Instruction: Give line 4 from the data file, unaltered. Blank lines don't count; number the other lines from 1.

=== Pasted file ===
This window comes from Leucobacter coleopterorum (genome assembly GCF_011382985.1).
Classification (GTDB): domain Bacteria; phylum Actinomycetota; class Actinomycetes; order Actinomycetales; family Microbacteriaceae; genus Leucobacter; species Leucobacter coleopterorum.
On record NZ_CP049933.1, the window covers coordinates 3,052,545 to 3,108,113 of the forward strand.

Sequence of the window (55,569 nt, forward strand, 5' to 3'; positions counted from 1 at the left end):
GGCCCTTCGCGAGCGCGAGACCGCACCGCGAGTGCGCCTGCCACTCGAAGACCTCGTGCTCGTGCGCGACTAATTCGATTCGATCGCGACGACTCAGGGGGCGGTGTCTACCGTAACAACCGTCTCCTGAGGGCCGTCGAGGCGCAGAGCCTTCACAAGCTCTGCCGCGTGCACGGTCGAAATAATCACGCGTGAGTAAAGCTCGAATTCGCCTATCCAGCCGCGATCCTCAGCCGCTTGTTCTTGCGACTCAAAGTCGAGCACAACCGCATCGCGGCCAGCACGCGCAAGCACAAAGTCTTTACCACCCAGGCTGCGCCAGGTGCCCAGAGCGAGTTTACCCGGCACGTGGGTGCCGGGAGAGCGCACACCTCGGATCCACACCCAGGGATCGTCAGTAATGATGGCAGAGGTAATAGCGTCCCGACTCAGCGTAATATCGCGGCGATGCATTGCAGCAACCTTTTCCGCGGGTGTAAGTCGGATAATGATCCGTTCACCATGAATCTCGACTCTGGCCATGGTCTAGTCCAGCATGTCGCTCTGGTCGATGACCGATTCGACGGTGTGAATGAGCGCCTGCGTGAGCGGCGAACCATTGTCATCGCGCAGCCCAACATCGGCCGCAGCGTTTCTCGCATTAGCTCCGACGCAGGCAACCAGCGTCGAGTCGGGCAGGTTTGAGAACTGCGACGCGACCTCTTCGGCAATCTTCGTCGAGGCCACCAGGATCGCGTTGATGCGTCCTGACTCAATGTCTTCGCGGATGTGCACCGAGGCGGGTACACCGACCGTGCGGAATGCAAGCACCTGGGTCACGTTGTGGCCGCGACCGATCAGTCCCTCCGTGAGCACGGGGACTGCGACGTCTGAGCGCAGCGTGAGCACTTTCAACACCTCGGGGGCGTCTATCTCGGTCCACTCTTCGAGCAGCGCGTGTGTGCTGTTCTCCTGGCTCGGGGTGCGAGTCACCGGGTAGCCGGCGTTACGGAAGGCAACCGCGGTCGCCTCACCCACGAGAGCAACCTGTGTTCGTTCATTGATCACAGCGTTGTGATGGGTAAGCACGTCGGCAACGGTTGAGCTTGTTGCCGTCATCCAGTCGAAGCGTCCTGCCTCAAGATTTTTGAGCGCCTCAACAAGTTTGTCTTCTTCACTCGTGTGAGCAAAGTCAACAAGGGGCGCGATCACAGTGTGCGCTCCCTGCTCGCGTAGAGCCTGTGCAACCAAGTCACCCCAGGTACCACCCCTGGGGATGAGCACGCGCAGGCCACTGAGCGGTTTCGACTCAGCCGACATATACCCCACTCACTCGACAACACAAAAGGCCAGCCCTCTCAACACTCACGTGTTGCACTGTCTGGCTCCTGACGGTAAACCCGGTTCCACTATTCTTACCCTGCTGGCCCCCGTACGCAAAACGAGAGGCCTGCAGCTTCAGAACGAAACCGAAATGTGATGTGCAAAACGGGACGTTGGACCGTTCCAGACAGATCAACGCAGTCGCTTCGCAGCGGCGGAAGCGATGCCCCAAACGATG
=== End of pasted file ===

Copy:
Sequence of the window (55,569 nt, forward strand, 5' to 3'; positions counted from 1 at the left end):